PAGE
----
What Does a Christmas Miracle Cost? Or Does it Pay for Itself?

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Calgary-based airline WestJet lit up the social networks last weekend with its inspirational viral video, showing passengers who lined up to tell “Santa” what they wanted for Christmas – and then watched in disbelief as their gift-wrapped holiday wishes rolled down the baggage claim.

It wasn’t just the “magic” we saw in the eyes of a little boy unwrapping a brand-new Android tablet, or Mom and Dad getting the camera they always wanted. Much of the true magic happened for us as viewers with our hearts pounding in time with the WestJet volunteers as they raced down store aisles clutching lists, cutting from hidden camera operators to frenzied shoppers to careful gift wrappers. Not every wish was able to be granted (no world peace this year, rats), but the company did successfully deliver 357 gifts, ranging from socks and underwear – which, to be fair, the recipient did say he could “really use” – to a “really big” big screen TV.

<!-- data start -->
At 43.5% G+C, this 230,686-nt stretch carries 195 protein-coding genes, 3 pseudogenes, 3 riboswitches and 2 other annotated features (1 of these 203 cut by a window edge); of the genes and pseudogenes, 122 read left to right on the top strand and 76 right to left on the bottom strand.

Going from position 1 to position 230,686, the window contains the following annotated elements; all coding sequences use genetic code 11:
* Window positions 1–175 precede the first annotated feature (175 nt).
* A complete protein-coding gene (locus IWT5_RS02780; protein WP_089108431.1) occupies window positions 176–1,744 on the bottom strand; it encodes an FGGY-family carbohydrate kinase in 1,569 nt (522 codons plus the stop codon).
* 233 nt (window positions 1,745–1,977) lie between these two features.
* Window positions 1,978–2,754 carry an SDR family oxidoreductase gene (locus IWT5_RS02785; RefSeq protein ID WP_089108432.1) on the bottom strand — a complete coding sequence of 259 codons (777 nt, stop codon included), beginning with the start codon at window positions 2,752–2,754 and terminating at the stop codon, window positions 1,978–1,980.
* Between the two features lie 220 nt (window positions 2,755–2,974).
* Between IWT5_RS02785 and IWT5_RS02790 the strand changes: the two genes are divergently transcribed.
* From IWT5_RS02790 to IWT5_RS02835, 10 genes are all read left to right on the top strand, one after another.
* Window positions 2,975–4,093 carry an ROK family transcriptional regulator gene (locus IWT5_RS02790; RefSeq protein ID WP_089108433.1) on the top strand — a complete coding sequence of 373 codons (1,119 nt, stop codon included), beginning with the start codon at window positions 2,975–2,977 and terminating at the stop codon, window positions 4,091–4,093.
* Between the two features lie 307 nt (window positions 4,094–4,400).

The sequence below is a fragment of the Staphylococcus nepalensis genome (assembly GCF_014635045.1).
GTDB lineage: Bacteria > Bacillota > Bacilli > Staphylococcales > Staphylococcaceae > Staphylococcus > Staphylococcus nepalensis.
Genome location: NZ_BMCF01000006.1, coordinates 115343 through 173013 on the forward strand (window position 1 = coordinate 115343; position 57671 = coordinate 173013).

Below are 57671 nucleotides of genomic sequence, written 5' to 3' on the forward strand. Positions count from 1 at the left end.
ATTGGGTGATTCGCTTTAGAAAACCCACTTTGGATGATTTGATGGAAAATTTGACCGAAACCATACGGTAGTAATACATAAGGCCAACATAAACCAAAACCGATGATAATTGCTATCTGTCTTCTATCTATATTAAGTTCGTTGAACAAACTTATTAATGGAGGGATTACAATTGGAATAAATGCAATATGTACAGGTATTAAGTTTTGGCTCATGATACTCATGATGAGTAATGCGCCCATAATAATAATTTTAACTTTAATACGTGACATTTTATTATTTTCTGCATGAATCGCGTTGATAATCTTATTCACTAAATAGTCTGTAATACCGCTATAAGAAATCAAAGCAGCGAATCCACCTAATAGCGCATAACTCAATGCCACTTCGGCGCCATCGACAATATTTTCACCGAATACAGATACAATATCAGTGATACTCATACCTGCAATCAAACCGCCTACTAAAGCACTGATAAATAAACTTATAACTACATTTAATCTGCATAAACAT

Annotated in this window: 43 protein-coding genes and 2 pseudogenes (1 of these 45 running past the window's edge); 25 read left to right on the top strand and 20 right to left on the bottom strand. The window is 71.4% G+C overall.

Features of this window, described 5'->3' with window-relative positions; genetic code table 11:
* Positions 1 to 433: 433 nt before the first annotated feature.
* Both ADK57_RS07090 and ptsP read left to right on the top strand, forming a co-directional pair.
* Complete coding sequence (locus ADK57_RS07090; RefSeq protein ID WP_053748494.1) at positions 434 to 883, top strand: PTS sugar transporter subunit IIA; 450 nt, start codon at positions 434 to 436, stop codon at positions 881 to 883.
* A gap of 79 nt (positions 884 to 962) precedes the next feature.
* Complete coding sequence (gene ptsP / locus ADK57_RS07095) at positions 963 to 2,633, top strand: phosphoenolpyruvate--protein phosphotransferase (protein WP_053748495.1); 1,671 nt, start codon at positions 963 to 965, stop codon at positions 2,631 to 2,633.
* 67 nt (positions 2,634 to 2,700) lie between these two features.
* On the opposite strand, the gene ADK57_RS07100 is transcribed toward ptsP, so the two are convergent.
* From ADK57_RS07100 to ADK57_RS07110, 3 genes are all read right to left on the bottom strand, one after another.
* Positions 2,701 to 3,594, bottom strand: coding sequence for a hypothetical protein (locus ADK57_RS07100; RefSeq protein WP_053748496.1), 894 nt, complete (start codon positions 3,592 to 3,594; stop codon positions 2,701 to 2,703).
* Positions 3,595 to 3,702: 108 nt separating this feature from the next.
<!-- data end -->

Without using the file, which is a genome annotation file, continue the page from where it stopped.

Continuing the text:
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WestJet won’t disclose exactly how much was spent to make its holiday wishes come true, but we can wager that given its months of planning and two major corporate sponsors, it was on par with the efforts that many companies pour into holiday marketing campaigns around this time of year.

Many retailers rely on the holiday sales to bolster year-round numbers, making it all the more important to capitalize on customer’s feelings of good will and evoke positive feelings about the brand. Businesses who are bold enough to step outside of the marketing “machine” and make a case for nontraditional spending might benefit from asking what else their marketing budget could accomplish. What good could they do for their customers? And would that say more about them as a brand than a flashy new ad campaign?

Given the viral success of WestJet’s video, it’s definitely worth asking the questions.

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